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News & Features » July 2017 » “White Reaper” by Nolan Knight

“White Reaper” by Nolan Knight

Mondays Are Murder features brand-new noir fiction modeled after our award-winning Noir Series. Each story is an original one, and each takes place in a distinct location. Our web model for the series has one more restraint: a 750-word limit. Sound like murder? It is. But so are Mondays. 

This week, Nolan Knight shows how a simple click of a mouse can end a life.

White Reaper
by Nolan Knight
Playa del Rey/San Pedro, Los Angeles, California

Raindrops glistened about Sue’s minivan the day she left. She took the girls with her; she took my world. Everyone else followed suit once the accusations hit news outlets. I can’t blame Sue. She didn’t bring this about.

But neither did I.


Monica had been missing for three weeks when they found her body. Some wetlands near Playa del Rey. She was an employee of mine. Police came to the office and questioned the whole staff. They left with as much info as they came with. Said there were more folks to interview—a neighbor of hers. We all prayed for Monica’s soul, and for those responsible to be damned.


Sue was shaken by the ordeal. She made us a large turkey dinner over the weekend, clearing her mind. Never did know the girl though. I kept thinking about Monica, how fast her fingers typed, the smell of her conditioner. She would never answer a conference call for me ever again. I’d start looking for a new secretary after the burial.

What a beautiful soul.


I didn’t see what was posted online; I was too busy to dally in such vapid things. When the police showed up at our home, Sue let them in. We sat around the dinner table, the one Sue bought at a swap meet before we had the girls. The detectives had received a tip from some anonymous snoop. This person was aware of Monica’s murder and had hacked into her cell phone. They’d set-up a Facebook page, bringing awareness to her case, publishing suspicious finds. Detective #2 slid a large picture before me, one of Monica and me in a questionable embrace. Sue grabbed her chest as I began to explain. It was from the company Christmas party, last year. Sure, it looked some way but that wasn’t the case. They said this “source” was supplying them with more intel and that if I was fabricating my story, it would resonate.

I was now included on their short list of suspects.

Sue bawled on the loveseat once they left. I wanted to touch her shoulder, but instead I yelled for the kids to get back to bed. I poured the first glass of scotch I’d had in months.


Sue left with the girls the next day, but if you ask me, she’d been looking for a reason for years. I can see why: my long hours, our most intimate exchanges mere hellos and goodbyes. No sex, not since she’d received that misdiagnosis. We sued the doctor, but Sue’s sudden shake of mortality had gears grinding upstairs. I could tell she had one real regret.

And when I say no sex, I include myself as well. I never fucked Monica.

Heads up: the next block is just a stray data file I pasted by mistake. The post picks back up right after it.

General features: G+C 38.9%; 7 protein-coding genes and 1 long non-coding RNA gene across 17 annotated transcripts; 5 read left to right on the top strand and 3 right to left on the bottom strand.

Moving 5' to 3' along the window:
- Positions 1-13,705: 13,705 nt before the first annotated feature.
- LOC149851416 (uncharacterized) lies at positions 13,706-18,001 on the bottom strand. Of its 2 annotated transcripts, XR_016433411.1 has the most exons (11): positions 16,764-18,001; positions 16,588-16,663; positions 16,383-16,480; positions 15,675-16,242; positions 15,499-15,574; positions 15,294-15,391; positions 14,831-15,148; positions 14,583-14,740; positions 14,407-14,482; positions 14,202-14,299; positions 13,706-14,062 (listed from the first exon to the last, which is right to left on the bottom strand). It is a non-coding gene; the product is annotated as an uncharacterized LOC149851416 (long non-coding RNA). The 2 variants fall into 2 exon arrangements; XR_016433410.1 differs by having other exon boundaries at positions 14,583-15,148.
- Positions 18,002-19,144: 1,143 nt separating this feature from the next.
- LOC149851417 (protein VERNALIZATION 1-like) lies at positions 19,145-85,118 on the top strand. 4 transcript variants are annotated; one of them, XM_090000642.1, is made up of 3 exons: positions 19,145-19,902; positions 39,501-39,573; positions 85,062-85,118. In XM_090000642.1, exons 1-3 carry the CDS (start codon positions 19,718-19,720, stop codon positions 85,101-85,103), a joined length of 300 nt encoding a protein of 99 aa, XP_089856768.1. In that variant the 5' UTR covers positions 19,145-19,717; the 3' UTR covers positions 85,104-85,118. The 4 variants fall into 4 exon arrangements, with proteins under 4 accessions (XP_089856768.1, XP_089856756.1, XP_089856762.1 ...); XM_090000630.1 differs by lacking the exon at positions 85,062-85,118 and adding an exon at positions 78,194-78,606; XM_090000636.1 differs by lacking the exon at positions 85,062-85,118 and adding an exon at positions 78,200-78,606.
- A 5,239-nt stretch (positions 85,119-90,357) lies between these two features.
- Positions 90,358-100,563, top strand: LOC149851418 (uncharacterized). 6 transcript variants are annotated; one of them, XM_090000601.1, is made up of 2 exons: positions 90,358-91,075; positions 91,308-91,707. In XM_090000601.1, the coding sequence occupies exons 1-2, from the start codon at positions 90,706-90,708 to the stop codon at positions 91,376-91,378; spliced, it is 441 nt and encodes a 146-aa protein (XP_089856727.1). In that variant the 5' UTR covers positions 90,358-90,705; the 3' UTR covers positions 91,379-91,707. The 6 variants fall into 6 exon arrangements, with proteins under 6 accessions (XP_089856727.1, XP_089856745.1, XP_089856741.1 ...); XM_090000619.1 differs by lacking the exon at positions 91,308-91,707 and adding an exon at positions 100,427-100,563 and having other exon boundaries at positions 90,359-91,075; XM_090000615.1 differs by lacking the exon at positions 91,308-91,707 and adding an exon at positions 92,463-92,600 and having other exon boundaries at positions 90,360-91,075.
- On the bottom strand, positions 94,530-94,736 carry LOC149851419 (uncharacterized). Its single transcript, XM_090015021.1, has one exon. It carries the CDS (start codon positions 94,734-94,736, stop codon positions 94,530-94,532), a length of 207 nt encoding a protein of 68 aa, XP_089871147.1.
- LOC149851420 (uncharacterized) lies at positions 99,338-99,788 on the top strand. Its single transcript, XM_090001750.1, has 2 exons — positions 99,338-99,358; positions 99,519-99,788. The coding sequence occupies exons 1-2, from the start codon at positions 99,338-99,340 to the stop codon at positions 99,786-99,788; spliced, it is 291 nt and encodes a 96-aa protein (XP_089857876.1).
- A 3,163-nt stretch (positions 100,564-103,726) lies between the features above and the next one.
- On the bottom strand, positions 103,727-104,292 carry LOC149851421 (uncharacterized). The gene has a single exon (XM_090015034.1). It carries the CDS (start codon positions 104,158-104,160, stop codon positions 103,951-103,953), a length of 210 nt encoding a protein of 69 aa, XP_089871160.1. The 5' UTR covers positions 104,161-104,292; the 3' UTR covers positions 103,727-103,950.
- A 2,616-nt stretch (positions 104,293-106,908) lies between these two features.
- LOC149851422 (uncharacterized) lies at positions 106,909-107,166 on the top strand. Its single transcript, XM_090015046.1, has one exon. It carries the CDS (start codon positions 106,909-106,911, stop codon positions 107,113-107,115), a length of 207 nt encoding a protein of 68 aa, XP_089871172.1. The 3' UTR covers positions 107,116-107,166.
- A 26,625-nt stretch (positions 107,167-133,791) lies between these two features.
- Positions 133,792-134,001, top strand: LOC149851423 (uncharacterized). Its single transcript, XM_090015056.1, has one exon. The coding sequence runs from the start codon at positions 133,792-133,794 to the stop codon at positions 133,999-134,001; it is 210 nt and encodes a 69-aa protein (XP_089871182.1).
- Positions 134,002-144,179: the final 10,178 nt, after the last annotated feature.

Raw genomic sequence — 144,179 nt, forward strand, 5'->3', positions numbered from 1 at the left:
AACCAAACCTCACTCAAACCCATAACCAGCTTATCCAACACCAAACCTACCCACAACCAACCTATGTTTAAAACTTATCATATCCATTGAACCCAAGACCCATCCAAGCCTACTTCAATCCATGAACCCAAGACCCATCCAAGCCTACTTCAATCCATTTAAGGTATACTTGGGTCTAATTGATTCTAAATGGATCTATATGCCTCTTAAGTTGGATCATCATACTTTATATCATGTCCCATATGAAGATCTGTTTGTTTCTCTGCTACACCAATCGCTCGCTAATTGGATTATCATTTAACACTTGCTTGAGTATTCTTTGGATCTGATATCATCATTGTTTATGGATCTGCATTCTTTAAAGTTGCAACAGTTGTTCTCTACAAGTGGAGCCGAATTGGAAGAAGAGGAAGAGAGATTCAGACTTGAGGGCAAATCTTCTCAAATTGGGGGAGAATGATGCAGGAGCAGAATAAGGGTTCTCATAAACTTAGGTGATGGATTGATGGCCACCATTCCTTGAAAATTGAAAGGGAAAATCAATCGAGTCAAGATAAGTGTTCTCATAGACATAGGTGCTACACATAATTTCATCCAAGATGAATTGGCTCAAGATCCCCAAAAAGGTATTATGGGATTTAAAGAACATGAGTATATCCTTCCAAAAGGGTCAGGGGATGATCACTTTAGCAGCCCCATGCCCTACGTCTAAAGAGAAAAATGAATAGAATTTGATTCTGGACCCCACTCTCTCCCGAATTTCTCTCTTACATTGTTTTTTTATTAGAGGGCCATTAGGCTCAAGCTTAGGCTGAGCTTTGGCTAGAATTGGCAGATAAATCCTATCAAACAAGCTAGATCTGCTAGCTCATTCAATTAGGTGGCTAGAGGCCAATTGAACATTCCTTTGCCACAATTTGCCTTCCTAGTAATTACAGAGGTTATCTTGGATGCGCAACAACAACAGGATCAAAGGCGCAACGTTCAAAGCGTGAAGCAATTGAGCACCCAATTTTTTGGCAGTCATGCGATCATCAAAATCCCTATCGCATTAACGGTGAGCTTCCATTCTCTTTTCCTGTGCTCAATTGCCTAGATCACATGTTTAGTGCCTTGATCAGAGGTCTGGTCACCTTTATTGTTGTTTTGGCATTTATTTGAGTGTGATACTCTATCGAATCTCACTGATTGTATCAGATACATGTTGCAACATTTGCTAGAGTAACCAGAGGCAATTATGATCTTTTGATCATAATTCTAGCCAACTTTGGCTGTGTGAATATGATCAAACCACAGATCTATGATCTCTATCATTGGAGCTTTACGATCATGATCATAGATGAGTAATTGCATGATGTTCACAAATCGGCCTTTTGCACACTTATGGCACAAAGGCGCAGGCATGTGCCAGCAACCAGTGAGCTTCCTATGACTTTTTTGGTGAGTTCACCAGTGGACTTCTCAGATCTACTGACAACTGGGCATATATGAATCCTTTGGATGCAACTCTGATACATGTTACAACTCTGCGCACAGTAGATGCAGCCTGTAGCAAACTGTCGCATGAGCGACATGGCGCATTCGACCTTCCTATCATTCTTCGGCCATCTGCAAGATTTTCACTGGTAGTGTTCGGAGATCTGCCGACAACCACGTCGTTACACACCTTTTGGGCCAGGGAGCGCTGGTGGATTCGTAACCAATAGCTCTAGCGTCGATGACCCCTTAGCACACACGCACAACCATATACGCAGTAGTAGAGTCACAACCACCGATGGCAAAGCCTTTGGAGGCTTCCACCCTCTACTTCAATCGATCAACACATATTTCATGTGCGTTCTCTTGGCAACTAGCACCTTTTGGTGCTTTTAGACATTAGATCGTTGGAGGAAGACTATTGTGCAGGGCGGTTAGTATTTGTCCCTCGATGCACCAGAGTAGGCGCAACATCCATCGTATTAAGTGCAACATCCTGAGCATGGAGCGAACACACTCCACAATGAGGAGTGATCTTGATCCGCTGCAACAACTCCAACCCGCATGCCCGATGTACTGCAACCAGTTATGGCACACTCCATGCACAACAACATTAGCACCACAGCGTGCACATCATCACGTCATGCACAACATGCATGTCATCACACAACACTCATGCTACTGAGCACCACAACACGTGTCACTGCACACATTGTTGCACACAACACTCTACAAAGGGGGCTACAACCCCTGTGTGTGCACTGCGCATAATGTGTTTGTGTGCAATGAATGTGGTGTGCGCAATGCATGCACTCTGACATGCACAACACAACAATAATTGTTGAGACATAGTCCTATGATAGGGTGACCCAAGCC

Didn’t kill her either.


A stupid drunken picture is what unraveled it all. A photo that would’ve gone unnoticed had it not been for Carl Everett Hall—some keyboard vigilante, only twenty-four years old. I’d hired a detective after being let go from my firm.

Carl, you lousy fuck.

He lived in San Pedro at his grandma’s; she died last spring. His Twitter and Instagram told his tale: Kanye was a fool, vegans were faggots. Said America needed to be “cleansed”.

I agreed it needed to be cleansed of Carl.


The reason I wore a white suit was jotted on a note in my breast pocket. It symbolized innocence: me, heavenly as an angel. Closest I’d ever get to purity. I knocked on Carl’s door, the Vincent Thomas Bridge tall and emerald up ahead. He was home: unemployable, bleeding grandma’s inheritance.

The door cracked and I pushed inside.

The way his eyes grew, he knew exactly who I was. The pistol in my fist told why I’d come. There are no laws against internet slander. Cops couldn’t do a thing even though Carl had destroyed my world. Zero accountability. That’s why I came here: reparations for a life lost. The monster zit on Carl’s gobble-chin trembled—exploding once I squeezed the trigger.

All hatred fled my brain at that instant. I thought of Sue, the girls . . . Monica. Happy moments we’d all shared. As the barrel pressed into my heart, I made peace and conjured a heaven . . . one that I knew could never exist.


Nolan Knight is a fourth generation Angeleno whose short fiction has been featured in various publications including Thuglit, Plots with Guns, Shotgun Honey, Beat to a Pulp and Needle. His debut novel The Neon Lights are Veins was published by 280 Steps. He currently romps Long Beach with his wife and their two kids. Peep more at NolanKnight.com / @Nolan_Knight_


Would you like to submit a story to the Mondays Are Murder series? Here are the guidelines:

—We are not offering payment, and are asking for first digital rights. The rights to the story revert to the author immediately upon publication.
—Your story should be set in a distinct location of any neighborhood in any city, anywhere in the world, but it should be a story that could only be set in the neighborhood you chose.
—Include the neighborhood, city, state, and country next to your byline.
—Your story should be Noir. What is Noir? We’ll know it when we see it.
—Your story should not exceed 750 words.
—Accepted submissions are typically published 6–8 months after their notification date and will be edited for cohesion and to conform to our house style.
—E-mail your submission to info@akashicbooks.com. Please paste the story into the body of the email, and also attach it as a PDF file.

Posted: Jul 10, 2017

Category: Original Fiction, Mondays Are Murder | Tags: , , , , , , , ,